A year ago, Democratic Senate Majority Leader Harry Reid lowered the 60-vote cut-off bar on filibusters to a simple majority of 51 votes so he could push through unpopular nominations for the Obama administration – a controversial move known as the “nuclear option.” The traditional higher approval mark to stop Senate debate had not been used in modern U.S. history before Reid and the Democrats changed Senate rules. Fast forward to post-2014 midterm elections and mainstream newspapers are already grumbling that Republicans might continue the Democratic Party-imposed “nuclear option” in next year’s Republican-led Senate.
“It was a reckless gambit when Reid employed it less than a year ago. And it is a decision Republicans ought to correct when they take charge next year,” harrumphed the Arizona Republic editorial board on Thanksgiving Day. It’s quite the switch from 2013, when President Obama championed the Senate’s “nuclear option” as a way to drag his most controversial appointees through the Senate. Now, Mr. Obama stands to lose political fights to the same “nuclear option” should a new Republican dominated Senate decide to use it in order to block Obama appointees. The cliché, “what goes around comes around” may best represent the Republican side.
Sen. Lindsay Graham (R-S.C.) believes it is dangerous strategy to adhere to the Democrats’ Senate “nuclear option.” On the other hand, veteran Republican Sen. Orrin Hatch was quick to advance the notion that continuing the Democrats’ “nuclear option” might be just the thing for Republicans to do. On a radio show Monday night. Sen. Orrin Hatch said Republicans should give the new minority “a taste of their own medicine.”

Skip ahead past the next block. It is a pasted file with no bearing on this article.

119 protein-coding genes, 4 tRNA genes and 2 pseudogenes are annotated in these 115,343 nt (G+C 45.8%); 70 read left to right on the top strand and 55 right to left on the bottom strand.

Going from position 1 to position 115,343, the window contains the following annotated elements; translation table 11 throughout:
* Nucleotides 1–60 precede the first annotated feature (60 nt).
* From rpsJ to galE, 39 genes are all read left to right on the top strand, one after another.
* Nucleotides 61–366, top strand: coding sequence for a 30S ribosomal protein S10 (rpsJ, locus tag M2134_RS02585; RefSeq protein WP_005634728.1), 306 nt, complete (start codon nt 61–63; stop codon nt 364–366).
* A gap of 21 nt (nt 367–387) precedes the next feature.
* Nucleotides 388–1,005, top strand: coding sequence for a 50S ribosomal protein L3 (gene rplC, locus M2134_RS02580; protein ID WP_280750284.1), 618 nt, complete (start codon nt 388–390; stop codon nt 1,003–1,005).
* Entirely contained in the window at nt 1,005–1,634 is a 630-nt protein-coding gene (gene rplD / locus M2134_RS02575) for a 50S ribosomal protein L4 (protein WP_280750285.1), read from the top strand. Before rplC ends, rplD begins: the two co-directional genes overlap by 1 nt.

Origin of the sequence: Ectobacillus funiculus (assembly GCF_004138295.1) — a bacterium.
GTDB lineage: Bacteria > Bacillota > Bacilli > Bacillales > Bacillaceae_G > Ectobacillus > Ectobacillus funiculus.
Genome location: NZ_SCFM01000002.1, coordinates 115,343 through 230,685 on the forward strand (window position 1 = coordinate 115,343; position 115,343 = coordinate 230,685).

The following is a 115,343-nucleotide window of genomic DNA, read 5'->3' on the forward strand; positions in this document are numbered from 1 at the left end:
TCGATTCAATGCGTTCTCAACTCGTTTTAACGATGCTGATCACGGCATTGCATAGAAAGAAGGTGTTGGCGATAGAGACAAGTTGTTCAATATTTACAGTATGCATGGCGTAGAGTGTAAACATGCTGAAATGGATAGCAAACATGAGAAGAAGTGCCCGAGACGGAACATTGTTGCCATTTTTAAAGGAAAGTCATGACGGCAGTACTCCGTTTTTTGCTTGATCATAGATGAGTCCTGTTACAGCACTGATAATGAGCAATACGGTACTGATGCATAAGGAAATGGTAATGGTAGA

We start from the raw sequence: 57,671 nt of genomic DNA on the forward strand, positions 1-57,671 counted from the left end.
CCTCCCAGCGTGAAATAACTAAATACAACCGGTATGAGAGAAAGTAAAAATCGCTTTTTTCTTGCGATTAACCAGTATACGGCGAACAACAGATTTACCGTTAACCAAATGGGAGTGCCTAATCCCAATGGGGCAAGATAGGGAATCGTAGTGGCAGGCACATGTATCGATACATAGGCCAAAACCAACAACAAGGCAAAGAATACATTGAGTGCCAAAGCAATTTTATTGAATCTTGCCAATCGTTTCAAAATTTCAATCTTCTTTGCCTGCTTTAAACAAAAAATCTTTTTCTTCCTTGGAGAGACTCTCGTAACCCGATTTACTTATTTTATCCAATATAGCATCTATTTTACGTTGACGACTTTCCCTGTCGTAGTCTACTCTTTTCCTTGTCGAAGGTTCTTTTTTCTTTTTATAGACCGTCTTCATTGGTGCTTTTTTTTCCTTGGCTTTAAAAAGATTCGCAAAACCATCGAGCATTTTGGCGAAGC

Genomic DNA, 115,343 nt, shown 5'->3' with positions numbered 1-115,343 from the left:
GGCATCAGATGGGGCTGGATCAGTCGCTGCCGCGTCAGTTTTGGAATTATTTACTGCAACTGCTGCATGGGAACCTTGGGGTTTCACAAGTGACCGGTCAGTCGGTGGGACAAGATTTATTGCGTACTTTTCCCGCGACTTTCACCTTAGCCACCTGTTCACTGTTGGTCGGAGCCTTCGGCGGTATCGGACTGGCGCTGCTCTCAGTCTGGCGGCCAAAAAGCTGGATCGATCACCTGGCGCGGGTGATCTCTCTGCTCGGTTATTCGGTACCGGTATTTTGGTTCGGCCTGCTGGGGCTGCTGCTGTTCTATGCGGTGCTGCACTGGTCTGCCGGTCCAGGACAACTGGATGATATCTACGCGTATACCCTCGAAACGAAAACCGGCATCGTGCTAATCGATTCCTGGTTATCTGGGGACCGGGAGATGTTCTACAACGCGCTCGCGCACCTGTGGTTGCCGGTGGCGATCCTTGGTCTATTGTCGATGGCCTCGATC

Either way, Democrats are in no position to criticize Republicans. It was they who poisoned the well by going nuclear in 2013. If Republicans leave the rules as they are, that’s on the Democrats. If Republicans change the rules back to a 60-vote majority, it will likely be seen as a sensible gesture of goodwill. With Pres. Obama going rogue on immigration and just about everything else, it is the Democratic Party that is more likely to be viewed by Americans as being out of touch.
Mainstream media, Harry Reid and the likes of Democratic Sen. Dianne Feinstein, along with Pres. Barack Obama, thought that the “nuclear option” was fine when Democrats were in charge. However, mainstream media’s collective head is likely to spin 180-degrees when Republicans formally debate whether to deactivate the Democrat-created political weapon or use it against them.
According to the Huffington Post, Hatch, speaking to the Federalist Society last week, is in the keep the “nuclear option” camp. The argument is that if a Republican wins the White House in 2016, most Republicans want their president to have the same advantage pushing through executive and judicial nominations that Democrats enjoyed.
“We should not return to the old rule,” Hatch said, according to the Huffington Post. “We should teach those blunderheads that they made a big mistake.”